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Consuming Religion$
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Kathryn Lofton

Print publication date: 2017

Print ISBN-13: 9780226481937

Published to Chicago Scholarship Online: May 2018

DOI: 10.7208/chicago/9780226482125.001.0001

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Do Not Tamper with the Clues

Do Not Tamper with the Clues

Notes on Goldman Sachs

Chapter:
(p.243) 11 Do Not Tamper with the Clues
Source:
Consuming Religion
Author(s):

Kathryn Lofton

Publisher:
University of Chicago Press
DOI:10.7208/chicago/9780226482125.003.0012

This chapter offers an argument for the religious work of corporations through a specific engagement with Goldman Sachs. Common sense may suggest that there is no organization perhaps less religious than Goldman Sachs, described variously by its critics in recent years as a demon, a snake pit, and a vampire squid attacking American finance, the investing public, and the good of global humanity. Yet the labeling of any agency as such a scourge ought immediately tempt the scholar of religion, since one of the grounding assumptions of our work has been that the demarcation of the profane is intimately tied to the elucidation of the sacred. To that end, this chapter considers the Goldman Sachs Group as a case for students of religion. The chapter exposes the connections between the practices of this multinational investment banking firm and accounts of religious thought and practice in the modern period, focusing in particular on the control of information, the focus on institutional survival, the maintenance of relationships, the development of alternative forms of speech, and the commitment to the group above all other identities or alternative epistemologies.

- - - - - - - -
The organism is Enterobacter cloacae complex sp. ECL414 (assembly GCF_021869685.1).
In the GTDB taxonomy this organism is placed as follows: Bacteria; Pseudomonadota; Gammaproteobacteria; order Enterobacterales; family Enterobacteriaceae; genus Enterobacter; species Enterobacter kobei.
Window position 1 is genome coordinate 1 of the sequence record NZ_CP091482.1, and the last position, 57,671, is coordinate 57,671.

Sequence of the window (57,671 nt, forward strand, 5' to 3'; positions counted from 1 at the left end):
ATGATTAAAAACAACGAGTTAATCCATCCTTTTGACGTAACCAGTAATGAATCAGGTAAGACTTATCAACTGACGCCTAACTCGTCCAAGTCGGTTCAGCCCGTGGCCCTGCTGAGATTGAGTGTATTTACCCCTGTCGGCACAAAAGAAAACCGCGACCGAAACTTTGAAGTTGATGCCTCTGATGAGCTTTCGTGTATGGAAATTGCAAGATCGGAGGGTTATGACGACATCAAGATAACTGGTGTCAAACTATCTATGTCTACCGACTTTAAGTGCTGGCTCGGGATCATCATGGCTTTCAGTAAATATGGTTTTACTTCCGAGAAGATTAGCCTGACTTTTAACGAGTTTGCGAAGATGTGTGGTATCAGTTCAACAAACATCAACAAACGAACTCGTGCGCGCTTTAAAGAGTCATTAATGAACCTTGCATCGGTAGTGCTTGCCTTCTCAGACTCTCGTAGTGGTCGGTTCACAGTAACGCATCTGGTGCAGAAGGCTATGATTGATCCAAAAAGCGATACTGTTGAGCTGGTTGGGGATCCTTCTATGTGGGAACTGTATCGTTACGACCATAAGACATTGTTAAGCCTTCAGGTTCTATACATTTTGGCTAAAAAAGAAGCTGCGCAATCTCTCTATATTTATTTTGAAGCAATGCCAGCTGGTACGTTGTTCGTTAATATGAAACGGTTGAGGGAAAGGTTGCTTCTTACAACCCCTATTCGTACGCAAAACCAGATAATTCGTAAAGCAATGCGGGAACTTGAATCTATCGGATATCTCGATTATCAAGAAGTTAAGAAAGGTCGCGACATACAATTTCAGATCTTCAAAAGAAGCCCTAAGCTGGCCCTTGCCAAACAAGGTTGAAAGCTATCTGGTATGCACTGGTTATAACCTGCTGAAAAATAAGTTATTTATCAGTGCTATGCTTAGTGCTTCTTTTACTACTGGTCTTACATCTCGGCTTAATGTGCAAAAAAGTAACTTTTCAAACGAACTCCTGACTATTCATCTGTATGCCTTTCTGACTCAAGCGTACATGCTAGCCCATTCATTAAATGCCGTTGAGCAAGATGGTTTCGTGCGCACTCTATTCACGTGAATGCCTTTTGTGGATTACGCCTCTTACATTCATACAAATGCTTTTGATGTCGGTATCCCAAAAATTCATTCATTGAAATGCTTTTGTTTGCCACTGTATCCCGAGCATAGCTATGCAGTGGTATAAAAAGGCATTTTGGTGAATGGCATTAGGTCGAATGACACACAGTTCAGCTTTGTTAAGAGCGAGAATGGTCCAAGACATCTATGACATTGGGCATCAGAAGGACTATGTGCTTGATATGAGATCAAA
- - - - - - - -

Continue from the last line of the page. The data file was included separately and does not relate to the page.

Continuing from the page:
Keywords:   Goldman Sachs, new religious movements, investment banking, regulatory capture, financialization, German Jews, 2008 financial crisis, Wall Street, Lloyd Blankfein, faith

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